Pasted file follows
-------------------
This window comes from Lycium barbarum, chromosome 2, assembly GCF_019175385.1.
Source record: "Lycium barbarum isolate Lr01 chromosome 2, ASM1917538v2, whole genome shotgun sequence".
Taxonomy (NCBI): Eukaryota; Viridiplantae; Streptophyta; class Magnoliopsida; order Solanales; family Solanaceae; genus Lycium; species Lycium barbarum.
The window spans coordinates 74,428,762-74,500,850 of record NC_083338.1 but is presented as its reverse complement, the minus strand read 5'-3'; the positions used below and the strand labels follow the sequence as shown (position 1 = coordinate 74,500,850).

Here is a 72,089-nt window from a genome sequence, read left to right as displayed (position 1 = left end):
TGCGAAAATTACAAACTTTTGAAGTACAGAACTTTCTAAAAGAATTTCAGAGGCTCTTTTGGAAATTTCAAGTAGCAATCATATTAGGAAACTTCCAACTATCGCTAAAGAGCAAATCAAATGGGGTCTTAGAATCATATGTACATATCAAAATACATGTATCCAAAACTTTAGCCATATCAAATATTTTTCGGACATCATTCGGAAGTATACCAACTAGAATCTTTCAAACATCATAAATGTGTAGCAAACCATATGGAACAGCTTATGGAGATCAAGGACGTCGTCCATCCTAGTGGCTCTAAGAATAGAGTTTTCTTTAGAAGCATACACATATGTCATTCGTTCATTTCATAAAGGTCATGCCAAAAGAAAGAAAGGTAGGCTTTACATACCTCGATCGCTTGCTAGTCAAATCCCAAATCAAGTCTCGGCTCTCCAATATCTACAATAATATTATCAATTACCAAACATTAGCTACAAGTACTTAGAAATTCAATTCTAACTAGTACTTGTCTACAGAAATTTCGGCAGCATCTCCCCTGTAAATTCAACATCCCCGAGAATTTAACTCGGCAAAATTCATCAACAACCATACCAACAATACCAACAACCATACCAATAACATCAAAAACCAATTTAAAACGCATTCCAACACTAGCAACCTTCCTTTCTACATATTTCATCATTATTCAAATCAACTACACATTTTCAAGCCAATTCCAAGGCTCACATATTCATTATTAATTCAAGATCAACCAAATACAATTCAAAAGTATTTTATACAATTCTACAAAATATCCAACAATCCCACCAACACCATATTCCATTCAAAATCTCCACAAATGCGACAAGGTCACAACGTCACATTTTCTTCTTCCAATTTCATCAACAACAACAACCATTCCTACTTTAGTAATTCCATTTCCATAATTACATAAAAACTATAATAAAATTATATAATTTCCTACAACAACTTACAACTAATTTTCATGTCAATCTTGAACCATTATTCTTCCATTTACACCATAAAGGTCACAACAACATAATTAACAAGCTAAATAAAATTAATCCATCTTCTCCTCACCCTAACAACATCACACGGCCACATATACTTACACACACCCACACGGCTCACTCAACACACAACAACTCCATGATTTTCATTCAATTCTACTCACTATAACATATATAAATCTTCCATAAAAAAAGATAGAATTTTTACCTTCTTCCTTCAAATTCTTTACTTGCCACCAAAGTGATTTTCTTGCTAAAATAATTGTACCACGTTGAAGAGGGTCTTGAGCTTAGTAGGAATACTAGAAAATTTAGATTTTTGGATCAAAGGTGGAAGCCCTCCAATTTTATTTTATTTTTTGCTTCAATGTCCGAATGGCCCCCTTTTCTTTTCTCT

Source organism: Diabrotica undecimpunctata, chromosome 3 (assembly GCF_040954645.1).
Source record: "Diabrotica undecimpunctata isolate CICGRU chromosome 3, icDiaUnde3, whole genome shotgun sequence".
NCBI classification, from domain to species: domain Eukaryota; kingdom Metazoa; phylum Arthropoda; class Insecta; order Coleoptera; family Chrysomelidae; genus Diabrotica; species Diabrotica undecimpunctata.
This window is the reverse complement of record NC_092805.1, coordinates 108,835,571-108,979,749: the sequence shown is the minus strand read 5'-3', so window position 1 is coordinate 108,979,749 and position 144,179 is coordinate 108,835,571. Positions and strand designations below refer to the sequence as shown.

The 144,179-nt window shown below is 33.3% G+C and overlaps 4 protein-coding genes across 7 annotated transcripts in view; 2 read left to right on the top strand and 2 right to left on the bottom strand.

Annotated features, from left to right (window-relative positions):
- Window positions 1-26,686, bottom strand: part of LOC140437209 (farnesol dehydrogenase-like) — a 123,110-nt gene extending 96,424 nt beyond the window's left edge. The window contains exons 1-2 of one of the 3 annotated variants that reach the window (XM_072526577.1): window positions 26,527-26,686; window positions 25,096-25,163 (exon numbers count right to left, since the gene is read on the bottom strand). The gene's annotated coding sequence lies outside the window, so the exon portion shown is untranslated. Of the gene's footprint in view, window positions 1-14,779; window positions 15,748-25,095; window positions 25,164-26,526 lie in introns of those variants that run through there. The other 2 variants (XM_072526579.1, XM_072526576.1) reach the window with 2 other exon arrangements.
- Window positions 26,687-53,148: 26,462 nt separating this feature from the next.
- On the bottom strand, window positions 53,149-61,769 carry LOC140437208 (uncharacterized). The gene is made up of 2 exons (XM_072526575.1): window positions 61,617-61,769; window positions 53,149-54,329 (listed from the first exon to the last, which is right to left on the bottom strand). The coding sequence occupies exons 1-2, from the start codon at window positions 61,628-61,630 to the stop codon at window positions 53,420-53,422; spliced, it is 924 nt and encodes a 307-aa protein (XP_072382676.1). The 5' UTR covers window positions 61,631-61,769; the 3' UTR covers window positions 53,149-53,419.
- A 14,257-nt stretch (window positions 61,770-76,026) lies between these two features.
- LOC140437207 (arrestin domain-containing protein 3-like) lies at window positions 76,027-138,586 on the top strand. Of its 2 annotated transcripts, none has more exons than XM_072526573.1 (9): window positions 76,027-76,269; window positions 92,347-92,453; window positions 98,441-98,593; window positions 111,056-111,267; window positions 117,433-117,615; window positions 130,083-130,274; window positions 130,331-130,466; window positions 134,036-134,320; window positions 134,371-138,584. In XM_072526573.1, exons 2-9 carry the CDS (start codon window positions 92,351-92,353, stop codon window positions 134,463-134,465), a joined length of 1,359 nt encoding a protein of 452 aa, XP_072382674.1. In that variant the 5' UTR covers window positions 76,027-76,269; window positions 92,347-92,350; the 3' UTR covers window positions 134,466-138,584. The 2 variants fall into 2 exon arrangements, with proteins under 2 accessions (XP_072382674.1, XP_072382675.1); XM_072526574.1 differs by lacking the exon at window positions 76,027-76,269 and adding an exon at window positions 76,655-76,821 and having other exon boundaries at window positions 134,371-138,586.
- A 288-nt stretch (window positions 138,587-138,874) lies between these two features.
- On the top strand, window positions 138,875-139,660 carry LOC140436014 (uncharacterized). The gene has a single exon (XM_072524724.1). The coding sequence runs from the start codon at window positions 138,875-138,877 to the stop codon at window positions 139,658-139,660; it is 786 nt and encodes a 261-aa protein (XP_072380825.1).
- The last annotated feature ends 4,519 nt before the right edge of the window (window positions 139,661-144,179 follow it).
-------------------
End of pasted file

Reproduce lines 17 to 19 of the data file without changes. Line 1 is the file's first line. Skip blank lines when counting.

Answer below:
- LOC140437207 (arrestin domain-containing protein 3-like) lies at window positions 76,027-138,586 on the top strand. Of its 2 annotated transcripts, none has more exons than XM_072526573.1 (9): window positions 76,027-76,269; window positions 92,347-92,453; window positions 98,441-98,593; window positions 111,056-111,267; window positions 117,433-117,615; window positions 130,083-130,274; window positions 130,331-130,466; window positions 134,036-134,320; window positions 134,371-138,584. In XM_072526573.1, exons 2-9 carry the CDS (start codon window positions 92,351-92,353, stop codon window positions 134,463-134,465), a joined length of 1,359 nt encoding a protein of 452 aa, XP_072382674.1. In that variant the 5' UTR covers window positions 76,027-76,269; window positions 92,347-92,350; the 3' UTR covers window positions 134,466-138,584. The 2 variants fall into 2 exon arrangements, with proteins under 2 accessions (XP_072382674.1, XP_072382675.1); XM_072526574.1 differs by lacking the exon at window positions 76,027-76,269 and adding an exon at window positions 76,655-76,821 and having other exon boundaries at window positions 134,371-138,586.
- A 288-nt stretch (window positions 138,587-138,874) lies between these two features.
- On the top strand, window positions 138,875-139,660 carry LOC140436014 (uncharacterized). The gene has a single exon (XM_072524724.1). The coding sequence runs from the start codon at window positions 138,875-138,877 to the stop codon at window positions 139,658-139,660; it is 786 nt and encodes a 261-aa protein (XP_072380825.1).